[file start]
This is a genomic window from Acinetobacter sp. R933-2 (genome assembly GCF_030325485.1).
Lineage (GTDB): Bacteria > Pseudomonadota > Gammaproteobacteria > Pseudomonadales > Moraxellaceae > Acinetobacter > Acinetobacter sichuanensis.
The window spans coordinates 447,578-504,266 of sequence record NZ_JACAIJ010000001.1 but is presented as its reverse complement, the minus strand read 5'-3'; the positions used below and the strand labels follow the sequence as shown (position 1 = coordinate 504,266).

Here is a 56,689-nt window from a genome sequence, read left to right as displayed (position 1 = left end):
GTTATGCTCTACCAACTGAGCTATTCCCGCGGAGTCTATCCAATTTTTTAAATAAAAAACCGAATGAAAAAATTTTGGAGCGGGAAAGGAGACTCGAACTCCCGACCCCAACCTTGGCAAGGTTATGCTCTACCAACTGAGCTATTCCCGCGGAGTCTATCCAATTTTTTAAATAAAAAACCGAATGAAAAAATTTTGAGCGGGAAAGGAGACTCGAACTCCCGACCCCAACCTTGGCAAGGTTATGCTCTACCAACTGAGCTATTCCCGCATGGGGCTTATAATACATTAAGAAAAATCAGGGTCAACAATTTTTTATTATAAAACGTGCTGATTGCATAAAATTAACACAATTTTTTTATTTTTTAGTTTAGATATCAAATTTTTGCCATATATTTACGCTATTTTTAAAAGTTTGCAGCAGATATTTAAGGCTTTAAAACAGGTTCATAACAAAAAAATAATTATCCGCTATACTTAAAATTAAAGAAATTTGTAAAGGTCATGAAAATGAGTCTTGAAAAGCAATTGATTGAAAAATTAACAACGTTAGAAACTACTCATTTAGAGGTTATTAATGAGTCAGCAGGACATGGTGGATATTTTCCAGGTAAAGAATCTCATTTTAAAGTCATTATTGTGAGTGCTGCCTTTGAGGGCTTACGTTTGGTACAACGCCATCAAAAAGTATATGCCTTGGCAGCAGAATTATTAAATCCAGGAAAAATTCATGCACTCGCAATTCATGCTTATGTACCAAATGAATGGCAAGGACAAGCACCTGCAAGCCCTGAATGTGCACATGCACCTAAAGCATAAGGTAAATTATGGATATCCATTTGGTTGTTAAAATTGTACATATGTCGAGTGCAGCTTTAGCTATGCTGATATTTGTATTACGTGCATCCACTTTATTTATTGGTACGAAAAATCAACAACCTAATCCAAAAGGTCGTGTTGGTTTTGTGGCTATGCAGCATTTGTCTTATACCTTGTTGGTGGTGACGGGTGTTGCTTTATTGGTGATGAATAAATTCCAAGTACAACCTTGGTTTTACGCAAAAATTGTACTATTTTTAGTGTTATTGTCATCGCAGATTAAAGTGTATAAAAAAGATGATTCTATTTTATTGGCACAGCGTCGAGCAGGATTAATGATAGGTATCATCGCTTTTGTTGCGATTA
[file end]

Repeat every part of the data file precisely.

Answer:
This is a genomic window from Acinetobacter sp. R933-2 (genome assembly GCF_030325485.1).
Lineage (GTDB): Bacteria > Pseudomonadota > Gammaproteobacteria > Pseudomonadales > Moraxellaceae > Acinetobacter > Acinetobacter sichuanensis.
The window spans coordinates 447,578-504,266 of sequence record NZ_JACAIJ010000001.1 but is presented as its reverse complement, the minus strand read 5'-3'; the positions used below and the strand labels follow the sequence as shown (position 1 = coordinate 504,266).

Here is a 56,689-nt window from a genome sequence, read left to right as displayed (position 1 = left end):
GTTATGCTCTACCAACTGAGCTATTCCCGCGGAGTCTATCCAATTTTTTAAATAAAAAACCGAATGAAAAAATTTTGGAGCGGGAAAGGAGACTCGAACTCCCGACCCCAACCTTGGCAAGGTTATGCTCTACCAACTGAGCTATTCCCGCGGAGTCTATCCAATTTTTTAAATAAAAAACCGAATGAAAAAATTTTGAGCGGGAAAGGAGACTCGAACTCCCGACCCCAACCTTGGCAAGGTTATGCTCTACCAACTGAGCTATTCCCGCATGGGGCTTATAATACATTAAGAAAAATCAGGGTCAACAATTTTTTATTATAAAACGTGCTGATTGCATAAAATTAACACAATTTTTTTATTTTTTAGTTTAGATATCAAATTTTTGCCATATATTTACGCTATTTTTAAAAGTTTGCAGCAGATATTTAAGGCTTTAAAACAGGTTCATAACAAAAAAATAATTATCCGCTATACTTAAAATTAAAGAAATTTGTAAAGGTCATGAAAATGAGTCTTGAAAAGCAATTGATTGAAAAATTAACAACGTTAGAAACTACTCATTTAGAGGTTATTAATGAGTCAGCAGGACATGGTGGATATTTTCCAGGTAAAGAATCTCATTTTAAAGTCATTATTGTGAGTGCTGCCTTTGAGGGCTTACGTTTGGTACAACGCCATCAAAAAGTATATGCCTTGGCAGCAGAATTATTAAATCCAGGAAAAATTCATGCACTCGCAATTCATGCTTATGTACCAAATGAATGGCAAGGACAAGCACCTGCAAGCCCTGAATGTGCACATGCACCTAAAGCATAAGGTAAATTATGGATATCCATTTGGTTGTTAAAATTGTACATATGTCGAGTGCAGCTTTAGCTATGCTGATATTTGTATTACGTGCATCCACTTTATTTATTGGTACGAAAAATCAACAACCTAATCCAAAAGGTCGTGTTGGTTTTGTGGCTATGCAGCATTTGTCTTATACCTTGTTGGTGGTGACGGGTGTTGCTTTATTGGTGATGAATAAATTCCAAGTACAACCTTGGTTTTACGCAAAAATTGTACTATTTTTAGTGTTATTGTCATCGCAGATTAAAGTGTATAAAAAAGATGATTCTATTTTATTGGCACAGCGTCGAGCAGGATTAATGATAGGTATCATCGCTTTTGTTGCGATTA